Tuesday, September 06, 2011

Different Professors and Different Focuses

This last week went well. My main conflict now is in determining just how much proofreading to do versus exploring grammar concepts. Obviously we are supposed to teach the tutee rather than correct their paper--teach a man to fish rather than giving him a fish and all that--but at the same time, if a student comes into the writing center to have their paper gone over, isn't there an expectation that typos, errors, and other surface mistakes will be fixed?

An illustration. Last week a student came in with an English paper for a certain professor. I have had said professor and know he/she to be an absolute fanatic when it comes to grammar and other surface errors. So much so that form, flow, and even thesis statements seem to be of secondary importance when it comes to grading. Though we are supposed to focus on the macro level of papers, if this student had so much as a misplaced semi-colon he would be docked half a letter grade. For this specific professor the surface errors at the top of the writing pyramid are of equal or even greater importance than the items on the bottom.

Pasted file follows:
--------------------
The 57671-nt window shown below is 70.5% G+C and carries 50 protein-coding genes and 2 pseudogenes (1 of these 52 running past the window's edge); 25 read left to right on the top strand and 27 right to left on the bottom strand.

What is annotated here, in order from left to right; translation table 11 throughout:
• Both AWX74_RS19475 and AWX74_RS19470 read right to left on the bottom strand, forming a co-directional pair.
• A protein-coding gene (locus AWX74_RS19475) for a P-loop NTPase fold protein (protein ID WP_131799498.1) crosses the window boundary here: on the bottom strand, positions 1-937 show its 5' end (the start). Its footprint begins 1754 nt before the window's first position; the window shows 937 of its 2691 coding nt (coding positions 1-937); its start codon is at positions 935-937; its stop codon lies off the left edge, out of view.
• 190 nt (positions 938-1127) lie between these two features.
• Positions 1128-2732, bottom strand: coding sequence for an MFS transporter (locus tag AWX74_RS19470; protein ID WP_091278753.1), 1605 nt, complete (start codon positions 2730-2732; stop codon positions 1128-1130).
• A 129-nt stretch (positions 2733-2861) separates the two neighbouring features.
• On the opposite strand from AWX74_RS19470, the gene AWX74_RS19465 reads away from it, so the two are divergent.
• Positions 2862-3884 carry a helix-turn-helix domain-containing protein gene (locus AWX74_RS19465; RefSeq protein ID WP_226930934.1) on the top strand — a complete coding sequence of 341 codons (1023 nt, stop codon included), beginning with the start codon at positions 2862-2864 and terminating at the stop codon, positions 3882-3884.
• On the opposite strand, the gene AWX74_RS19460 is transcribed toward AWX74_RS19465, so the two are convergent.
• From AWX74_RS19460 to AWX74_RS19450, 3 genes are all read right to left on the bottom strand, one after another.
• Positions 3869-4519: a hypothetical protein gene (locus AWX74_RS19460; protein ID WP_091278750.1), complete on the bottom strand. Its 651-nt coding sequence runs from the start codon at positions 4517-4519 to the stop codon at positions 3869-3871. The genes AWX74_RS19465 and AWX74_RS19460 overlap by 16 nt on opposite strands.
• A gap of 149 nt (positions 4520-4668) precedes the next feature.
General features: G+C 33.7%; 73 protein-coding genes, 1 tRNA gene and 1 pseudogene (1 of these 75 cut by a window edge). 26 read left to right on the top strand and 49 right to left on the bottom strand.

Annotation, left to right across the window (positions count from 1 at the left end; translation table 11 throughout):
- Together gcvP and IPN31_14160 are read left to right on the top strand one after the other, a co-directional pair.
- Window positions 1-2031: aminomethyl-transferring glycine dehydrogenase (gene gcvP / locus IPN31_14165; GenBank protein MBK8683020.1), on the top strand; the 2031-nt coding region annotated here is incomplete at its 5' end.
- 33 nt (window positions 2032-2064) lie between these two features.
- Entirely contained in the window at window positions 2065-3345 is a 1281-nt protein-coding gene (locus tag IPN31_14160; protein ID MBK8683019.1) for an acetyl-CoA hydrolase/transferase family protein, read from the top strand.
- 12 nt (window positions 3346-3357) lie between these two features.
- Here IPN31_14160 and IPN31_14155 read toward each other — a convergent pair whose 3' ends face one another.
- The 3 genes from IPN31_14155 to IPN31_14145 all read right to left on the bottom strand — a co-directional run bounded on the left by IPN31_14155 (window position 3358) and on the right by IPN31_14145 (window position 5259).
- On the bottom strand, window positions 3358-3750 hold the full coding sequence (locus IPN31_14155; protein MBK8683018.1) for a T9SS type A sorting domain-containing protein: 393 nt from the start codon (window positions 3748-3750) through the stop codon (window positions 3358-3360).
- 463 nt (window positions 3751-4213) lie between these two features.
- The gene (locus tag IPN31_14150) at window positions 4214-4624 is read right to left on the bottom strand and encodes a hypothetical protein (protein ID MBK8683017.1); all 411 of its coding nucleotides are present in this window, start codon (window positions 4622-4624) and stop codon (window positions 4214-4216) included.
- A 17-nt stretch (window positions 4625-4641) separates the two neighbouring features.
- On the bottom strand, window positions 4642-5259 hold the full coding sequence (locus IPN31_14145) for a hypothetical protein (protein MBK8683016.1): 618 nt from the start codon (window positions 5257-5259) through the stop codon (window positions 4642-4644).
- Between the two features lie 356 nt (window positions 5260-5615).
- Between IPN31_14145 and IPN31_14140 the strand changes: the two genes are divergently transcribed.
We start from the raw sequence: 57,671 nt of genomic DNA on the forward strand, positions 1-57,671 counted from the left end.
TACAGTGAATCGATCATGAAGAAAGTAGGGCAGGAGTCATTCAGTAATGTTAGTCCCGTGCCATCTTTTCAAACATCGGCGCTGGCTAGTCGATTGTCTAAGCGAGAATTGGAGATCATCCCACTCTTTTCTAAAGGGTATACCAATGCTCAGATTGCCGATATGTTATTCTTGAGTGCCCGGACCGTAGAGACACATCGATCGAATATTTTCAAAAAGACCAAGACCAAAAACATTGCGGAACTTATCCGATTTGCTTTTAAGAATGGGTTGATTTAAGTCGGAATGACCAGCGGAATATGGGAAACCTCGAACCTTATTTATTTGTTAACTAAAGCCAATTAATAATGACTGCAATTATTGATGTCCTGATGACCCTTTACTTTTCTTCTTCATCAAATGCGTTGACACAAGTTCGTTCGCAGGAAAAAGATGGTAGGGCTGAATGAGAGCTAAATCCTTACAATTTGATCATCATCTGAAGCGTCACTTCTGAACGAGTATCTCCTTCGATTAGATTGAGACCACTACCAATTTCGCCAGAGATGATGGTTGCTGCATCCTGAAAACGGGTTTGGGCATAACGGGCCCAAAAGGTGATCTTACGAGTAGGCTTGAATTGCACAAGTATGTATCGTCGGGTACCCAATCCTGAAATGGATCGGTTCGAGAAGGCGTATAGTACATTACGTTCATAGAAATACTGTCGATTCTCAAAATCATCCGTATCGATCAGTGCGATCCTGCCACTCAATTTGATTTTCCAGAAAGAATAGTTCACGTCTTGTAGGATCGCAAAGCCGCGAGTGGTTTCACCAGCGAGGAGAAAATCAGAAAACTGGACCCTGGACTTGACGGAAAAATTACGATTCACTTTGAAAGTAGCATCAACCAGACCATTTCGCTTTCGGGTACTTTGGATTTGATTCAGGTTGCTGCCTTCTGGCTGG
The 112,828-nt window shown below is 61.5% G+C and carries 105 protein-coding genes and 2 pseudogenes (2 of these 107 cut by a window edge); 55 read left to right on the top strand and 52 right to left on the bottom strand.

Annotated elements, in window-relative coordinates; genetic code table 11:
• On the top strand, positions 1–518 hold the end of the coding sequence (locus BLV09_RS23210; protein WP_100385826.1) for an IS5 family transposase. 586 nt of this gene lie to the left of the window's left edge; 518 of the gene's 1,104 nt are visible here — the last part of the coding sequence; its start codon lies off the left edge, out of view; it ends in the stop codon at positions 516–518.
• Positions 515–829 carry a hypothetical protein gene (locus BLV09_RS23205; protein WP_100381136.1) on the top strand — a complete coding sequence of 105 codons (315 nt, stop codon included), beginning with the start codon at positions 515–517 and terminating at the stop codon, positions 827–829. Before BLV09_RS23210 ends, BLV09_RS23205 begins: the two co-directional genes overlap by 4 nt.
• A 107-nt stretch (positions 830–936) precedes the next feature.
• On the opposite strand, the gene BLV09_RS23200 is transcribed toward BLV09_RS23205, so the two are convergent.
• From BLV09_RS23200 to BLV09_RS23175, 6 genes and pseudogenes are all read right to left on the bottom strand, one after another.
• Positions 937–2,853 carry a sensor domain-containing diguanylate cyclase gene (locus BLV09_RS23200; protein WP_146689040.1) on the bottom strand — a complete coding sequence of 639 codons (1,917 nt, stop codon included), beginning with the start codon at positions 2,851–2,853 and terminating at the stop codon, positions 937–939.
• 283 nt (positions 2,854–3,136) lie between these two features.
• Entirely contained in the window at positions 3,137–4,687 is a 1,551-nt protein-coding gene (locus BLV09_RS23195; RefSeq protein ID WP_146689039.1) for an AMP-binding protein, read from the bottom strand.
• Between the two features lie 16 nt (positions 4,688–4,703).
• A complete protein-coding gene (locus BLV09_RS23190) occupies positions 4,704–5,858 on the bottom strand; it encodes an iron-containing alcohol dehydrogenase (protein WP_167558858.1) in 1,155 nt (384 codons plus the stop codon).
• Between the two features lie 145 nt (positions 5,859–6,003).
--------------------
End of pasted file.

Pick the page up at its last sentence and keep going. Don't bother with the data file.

I remember specifically a midterm I had taken from this professor where we were required to analyze literature via essay. While the professor praised my essay and wrote that it was skillfully written, I had been marked down from an A to an A- for a grammar error. On closer inspection, I saw this was due to a sentence fragment. I used the fragment intentionally and have seen the same exact thing countless times in scholarly articles and other university writing, but as it did not fit the professor's view of good writing, it was penalized.

And that seems to be my main conflict right now--English educators are not all on the same page. There is a reason students focus on the superficial aspects of paper writing while neglecting what is truly substantive (i.e. paper length, typos, etc. vs thesis, form and substance)--that is what they have been taught to do.  For every Claire Hughes or Scott Rogers exhorting students to focus on the substance of a paper (and rightfully so), there is another professor--like the one the tutee and I shared--waiting with red pen drawn waiting to leap all over a comma splice while disregarding the deeper merits of a paper.

No wonder students do not know what is most important in a paper. From what I have seen, we don't know either.


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